My wife and I share the same online calendar. It’s a pretty neat thing to do. She has it as an app on her cell phone and can enter from there. I have the app on my cell phone and can enter it from here. When either of us opens the app, we get both schedules. It’s great. We both know where the other one is.
But now we’ve been hacked. It may not seem like much, but wait until I tell you.
“Who is Terri Ross?” I asked my wife.
“I don’t know. Who?”
“It’s her birthday tomorrow. It’s in our calendar. I didn’t put her in there.”
“I don’t know anybody by that name,” she said.
We stared at each other for a few minutes.
“How do you know it’s a she?” my wife asked.
“Because her first name ends in an ‘i,’ that’s why.”
I showed her the note on my iPhone calendar. It reads “TERRI ROSS’S birthday.” As if I were possibly not to be believed, she looked it up on her iPhone. There it was.
“This is so strange,” she said. “If you didn’t do it and I didn’t do it, who did it? And WHY would they do it?”
If neither of us did this, I said, there’s only one conclusion to be drawn from this. We’d been hacked. Somebody’s stolen our passwords and weaseled their way into our calendar. They want to send us thither and yon.
We can’t go thither and yon if we have no idea who Terri Ross is.
“Maybe it’s Terri Ross herself. Are you sure you don’t know some computer geek named Terri Ross? How about just Terri?”
“I don’t know any computer geek named Terri.”
“I wonder if this is widespread,” I say. “I wonder if Terri Ross…Or someone PRETENDING to be Terri Ross…is putting this out all over. Trying to get presents. Or trying to get everybody feeling bad about not knowing who Terri Ross is?”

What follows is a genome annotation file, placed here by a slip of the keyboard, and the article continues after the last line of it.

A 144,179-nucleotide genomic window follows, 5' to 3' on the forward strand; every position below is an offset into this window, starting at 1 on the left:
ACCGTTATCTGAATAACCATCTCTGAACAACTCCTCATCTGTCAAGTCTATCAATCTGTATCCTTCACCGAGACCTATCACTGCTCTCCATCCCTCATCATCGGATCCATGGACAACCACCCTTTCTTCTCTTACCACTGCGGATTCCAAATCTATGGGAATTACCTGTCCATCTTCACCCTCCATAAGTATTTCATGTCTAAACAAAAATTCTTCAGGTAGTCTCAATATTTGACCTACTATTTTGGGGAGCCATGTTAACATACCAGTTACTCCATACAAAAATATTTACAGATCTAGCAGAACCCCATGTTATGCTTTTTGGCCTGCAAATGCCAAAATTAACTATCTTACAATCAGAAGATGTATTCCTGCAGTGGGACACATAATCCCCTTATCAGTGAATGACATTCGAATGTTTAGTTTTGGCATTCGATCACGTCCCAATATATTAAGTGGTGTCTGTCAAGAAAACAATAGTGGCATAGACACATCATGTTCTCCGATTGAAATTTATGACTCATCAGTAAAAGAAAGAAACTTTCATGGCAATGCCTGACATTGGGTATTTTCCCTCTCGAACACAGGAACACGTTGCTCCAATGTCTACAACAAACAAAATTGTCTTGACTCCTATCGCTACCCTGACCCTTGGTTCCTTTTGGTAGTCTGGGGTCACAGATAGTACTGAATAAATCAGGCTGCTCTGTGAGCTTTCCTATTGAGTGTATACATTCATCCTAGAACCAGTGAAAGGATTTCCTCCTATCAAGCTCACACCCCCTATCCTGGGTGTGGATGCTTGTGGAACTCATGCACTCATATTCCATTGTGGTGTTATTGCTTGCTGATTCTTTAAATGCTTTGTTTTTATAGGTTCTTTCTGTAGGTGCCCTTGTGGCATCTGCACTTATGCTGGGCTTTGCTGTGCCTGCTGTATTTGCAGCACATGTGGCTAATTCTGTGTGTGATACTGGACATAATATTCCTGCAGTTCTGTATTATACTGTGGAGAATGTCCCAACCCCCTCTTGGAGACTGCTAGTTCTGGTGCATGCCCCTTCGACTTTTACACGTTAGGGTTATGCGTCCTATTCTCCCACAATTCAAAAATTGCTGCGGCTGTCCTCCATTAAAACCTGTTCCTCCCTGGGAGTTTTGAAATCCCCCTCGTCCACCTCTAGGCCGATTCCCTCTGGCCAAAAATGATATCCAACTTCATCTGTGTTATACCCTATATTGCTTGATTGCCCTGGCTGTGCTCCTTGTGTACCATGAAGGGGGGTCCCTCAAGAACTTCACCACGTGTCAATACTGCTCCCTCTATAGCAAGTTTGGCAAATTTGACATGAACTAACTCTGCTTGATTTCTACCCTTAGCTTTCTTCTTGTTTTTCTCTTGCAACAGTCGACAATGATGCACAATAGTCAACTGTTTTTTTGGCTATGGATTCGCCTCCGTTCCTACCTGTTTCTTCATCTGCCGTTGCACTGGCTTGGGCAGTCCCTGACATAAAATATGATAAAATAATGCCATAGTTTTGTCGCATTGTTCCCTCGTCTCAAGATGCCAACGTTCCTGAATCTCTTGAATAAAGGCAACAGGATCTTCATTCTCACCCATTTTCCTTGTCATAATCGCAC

“Maybe she’s the new CEO at our provider?”
“Well, they have these things in there when you get the calendar. Columbus Day. President’s Day. Christmas Day, which is Jesus’s birthday. And you can’t take them out.”
“Well, we can take Terri Ross out.” I picked up my phone.
“Don’t,” my wife said. “If it’s supposed to be in there, we could get in trouble with our calendar provider. Maybe they’d cut us off. We wouldn’t want that.”
“Then we have to find out who Terri Ross is. Let’s Google her.”
There’s a Terri Lynn Ross, who has recently died in Florida and is sorely missed. There’s Terri Ross the marketing technologist, Terri Ross the real estate agent, Teri Ross the keynote and conference workshop speaker, and there’s lots and lots more. This wasn’t getting us anywhere.
We reconfirmed that neither of us knew any Terri Ross. Then I made a bold decision.
This is going to spread, I told my wife. I think I should call our service provider and tell them we’ve been hacked.
“Or updated,” my wife said.
“Or a terrorist attack. I’m going to be a whistleblower.”
I dialed the number, and after five minutes of listening to Johnny Cash, got through.
“May I have your name?”
“Your birth date?”
I told her my birth date.
“Your current address?”
I gave her my current address.
“Your favorite color?”
“The name of your kindergarten teacher?”
“Why do you need all this?”
“We need to confirm who you are. We don’t want to talk to someone who is pretending to be you.”
“Someone IS pretending to be me.”
“Your first puppy’s name?”
“Kinky,” I said.
“How about your second wife’s birthday?”
“You can’t be serious.”
“You gave this to us before. I’m just checking we have it right on your records.”
“And the secret nickname you used to call her?”
“I’m hanging up on you.”
“Can you confirm you finished in third place in the archery competition at Camp Mah-Kee-Nac in 1967?”
I hung up.
Anybody out there know who Terri Ross is? No? Okay.
HAPPY BIRTHDAY, TERRI ROSS.